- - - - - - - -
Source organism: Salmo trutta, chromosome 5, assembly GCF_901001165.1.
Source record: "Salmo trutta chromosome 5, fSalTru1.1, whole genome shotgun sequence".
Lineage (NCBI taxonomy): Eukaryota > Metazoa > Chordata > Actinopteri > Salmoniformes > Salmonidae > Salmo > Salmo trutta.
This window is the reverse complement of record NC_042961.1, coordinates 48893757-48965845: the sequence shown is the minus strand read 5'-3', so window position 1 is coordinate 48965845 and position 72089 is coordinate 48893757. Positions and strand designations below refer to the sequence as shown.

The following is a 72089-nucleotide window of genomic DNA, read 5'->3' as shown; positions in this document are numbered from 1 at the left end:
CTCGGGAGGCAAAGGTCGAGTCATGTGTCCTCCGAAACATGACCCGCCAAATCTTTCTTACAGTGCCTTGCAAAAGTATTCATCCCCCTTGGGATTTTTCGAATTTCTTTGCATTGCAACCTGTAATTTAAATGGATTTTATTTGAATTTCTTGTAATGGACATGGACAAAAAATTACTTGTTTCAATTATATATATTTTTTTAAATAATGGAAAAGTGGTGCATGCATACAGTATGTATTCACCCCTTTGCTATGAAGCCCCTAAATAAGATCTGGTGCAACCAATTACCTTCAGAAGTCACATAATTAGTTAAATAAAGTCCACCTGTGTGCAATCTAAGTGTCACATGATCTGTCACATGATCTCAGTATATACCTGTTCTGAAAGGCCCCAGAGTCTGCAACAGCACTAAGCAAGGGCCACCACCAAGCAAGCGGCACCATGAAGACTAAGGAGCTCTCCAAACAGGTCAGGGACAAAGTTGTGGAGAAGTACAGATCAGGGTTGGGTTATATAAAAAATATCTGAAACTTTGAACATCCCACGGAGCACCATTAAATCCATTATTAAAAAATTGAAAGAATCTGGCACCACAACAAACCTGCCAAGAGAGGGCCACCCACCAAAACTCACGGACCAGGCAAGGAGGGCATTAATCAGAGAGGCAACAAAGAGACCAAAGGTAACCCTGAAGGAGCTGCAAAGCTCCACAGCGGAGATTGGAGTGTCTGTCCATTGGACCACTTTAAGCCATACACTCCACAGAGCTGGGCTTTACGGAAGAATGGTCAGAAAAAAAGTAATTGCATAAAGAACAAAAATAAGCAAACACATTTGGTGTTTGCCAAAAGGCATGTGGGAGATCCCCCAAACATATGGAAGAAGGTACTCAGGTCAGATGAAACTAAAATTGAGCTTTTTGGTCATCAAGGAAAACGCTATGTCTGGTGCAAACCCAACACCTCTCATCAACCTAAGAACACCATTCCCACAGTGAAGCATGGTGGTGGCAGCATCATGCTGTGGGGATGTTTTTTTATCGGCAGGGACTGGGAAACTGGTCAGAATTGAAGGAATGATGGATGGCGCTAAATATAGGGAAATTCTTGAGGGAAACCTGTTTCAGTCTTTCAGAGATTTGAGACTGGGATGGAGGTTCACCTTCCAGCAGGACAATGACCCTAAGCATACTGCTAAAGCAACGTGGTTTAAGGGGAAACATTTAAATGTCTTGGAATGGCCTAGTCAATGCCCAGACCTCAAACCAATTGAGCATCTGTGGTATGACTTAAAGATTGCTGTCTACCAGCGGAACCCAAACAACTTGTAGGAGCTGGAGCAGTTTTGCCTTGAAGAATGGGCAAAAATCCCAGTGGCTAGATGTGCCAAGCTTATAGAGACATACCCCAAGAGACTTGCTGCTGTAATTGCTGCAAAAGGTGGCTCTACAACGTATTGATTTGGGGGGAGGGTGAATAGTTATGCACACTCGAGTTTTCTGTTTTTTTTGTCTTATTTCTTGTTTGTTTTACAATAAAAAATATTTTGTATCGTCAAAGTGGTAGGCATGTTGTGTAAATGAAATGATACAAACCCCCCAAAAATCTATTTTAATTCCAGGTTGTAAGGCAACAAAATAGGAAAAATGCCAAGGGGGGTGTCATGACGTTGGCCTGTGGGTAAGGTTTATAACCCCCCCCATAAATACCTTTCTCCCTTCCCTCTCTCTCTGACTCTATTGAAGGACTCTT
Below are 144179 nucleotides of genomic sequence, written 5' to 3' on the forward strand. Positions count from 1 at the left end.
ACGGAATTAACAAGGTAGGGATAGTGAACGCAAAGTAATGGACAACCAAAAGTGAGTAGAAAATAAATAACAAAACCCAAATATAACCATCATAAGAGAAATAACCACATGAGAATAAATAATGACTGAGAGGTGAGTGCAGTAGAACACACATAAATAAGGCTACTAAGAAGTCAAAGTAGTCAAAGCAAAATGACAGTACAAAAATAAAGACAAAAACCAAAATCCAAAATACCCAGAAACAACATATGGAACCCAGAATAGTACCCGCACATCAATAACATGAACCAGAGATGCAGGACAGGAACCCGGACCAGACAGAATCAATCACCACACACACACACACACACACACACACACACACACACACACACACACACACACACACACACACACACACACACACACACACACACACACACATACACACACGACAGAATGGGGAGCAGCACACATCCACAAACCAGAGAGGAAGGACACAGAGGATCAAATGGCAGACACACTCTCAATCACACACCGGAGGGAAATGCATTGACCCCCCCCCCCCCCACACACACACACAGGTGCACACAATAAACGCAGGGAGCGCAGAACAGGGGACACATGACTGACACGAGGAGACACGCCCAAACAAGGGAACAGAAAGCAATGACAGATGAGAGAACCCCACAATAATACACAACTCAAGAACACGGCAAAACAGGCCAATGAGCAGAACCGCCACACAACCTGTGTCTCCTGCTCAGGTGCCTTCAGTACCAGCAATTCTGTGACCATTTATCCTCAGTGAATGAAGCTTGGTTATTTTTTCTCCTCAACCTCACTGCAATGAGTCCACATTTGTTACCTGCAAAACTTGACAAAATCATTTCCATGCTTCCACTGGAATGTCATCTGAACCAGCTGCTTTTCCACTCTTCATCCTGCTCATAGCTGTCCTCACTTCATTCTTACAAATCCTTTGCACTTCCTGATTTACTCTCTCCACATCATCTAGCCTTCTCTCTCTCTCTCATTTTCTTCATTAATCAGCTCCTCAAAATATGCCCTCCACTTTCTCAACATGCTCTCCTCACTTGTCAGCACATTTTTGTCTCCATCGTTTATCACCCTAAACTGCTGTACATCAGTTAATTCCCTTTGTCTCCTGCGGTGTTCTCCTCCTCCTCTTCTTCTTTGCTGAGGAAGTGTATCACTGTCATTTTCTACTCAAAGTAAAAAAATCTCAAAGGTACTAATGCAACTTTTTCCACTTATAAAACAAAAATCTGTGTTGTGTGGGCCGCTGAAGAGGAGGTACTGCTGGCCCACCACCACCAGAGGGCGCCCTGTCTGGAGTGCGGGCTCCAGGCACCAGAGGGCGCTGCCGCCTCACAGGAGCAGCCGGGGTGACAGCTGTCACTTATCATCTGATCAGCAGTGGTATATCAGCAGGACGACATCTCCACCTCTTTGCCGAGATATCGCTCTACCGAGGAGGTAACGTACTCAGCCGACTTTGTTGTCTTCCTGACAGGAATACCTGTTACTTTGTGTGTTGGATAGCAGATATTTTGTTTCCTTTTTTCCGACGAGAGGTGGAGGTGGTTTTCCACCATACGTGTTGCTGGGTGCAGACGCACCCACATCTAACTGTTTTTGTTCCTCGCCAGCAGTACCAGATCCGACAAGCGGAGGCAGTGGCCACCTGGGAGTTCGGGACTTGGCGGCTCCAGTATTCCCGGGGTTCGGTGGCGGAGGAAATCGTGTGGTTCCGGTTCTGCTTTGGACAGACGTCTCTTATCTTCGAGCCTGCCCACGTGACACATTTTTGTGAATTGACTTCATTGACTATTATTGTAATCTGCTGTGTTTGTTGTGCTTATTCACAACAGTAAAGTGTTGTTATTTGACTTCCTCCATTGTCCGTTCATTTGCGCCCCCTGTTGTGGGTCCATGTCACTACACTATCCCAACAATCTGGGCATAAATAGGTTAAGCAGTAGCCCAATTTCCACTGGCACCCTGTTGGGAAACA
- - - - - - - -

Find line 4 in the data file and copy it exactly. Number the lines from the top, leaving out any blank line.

This window is the reverse complement of record NC_042961.1, coordinates 48893757-48965845: the sequence shown is the minus strand read 5'-3', so window position 1 is coordinate 48965845 and position 72089 is coordinate 48893757. Positions and strand designations below refer to the sequence as shown.